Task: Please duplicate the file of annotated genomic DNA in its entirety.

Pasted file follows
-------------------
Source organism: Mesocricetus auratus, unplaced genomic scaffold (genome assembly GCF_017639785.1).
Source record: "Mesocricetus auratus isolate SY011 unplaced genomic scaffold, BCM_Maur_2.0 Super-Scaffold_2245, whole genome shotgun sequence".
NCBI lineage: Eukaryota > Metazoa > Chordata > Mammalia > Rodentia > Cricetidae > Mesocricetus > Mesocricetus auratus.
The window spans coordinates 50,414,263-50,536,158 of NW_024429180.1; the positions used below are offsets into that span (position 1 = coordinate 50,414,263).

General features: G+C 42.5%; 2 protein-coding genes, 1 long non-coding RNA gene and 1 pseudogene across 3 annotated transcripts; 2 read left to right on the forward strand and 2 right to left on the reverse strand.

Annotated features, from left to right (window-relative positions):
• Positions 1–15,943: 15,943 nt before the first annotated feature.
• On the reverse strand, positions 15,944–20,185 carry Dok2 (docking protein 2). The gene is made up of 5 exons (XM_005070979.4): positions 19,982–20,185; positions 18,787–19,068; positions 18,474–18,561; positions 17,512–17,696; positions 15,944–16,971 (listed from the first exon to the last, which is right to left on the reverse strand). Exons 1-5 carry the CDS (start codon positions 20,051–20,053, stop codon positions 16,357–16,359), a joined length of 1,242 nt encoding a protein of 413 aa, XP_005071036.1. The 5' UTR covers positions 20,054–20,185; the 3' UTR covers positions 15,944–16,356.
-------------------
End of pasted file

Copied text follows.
Source organism: Mesocricetus auratus, unplaced genomic scaffold (genome assembly GCF_017639785.1).
Source record: "Mesocricetus auratus isolate SY011 unplaced genomic scaffold, BCM_Maur_2.0 Super-Scaffold_2245, whole genome shotgun sequence".
NCBI lineage: Eukaryota > Metazoa > Chordata > Mammalia > Rodentia > Cricetidae > Mesocricetus > Mesocricetus auratus.
The window spans coordinates 50,414,263-50,536,158 of NW_024429180.1; the positions used below are offsets into that span (position 1 = coordinate 50,414,263).

General features: G+C 42.5%; 2 protein-coding genes, 1 long non-coding RNA gene and 1 pseudogene across 3 annotated transcripts; 2 read left to right on the forward strand and 2 right to left on the reverse strand.

Annotated features, from left to right (window-relative positions):
• Positions 1–15,943: 15,943 nt before the first annotated feature.
• On the reverse strand, positions 15,944–20,185 carry Dok2 (docking protein 2). The gene is made up of 5 exons (XM_005070979.4): positions 19,982–20,185; positions 18,787–19,068; positions 18,474–18,561; positions 17,512–17,696; positions 15,944–16,971 (listed from the first exon to the last, which is right to left on the reverse strand). Exons 1-5 carry the CDS (start codon positions 20,051–20,053, stop codon positions 16,357–16,359), a joined length of 1,242 nt encoding a protein of 413 aa, XP_005071036.1. The 5' UTR covers positions 20,054–20,185; the 3' UTR covers positions 15,944–16,356.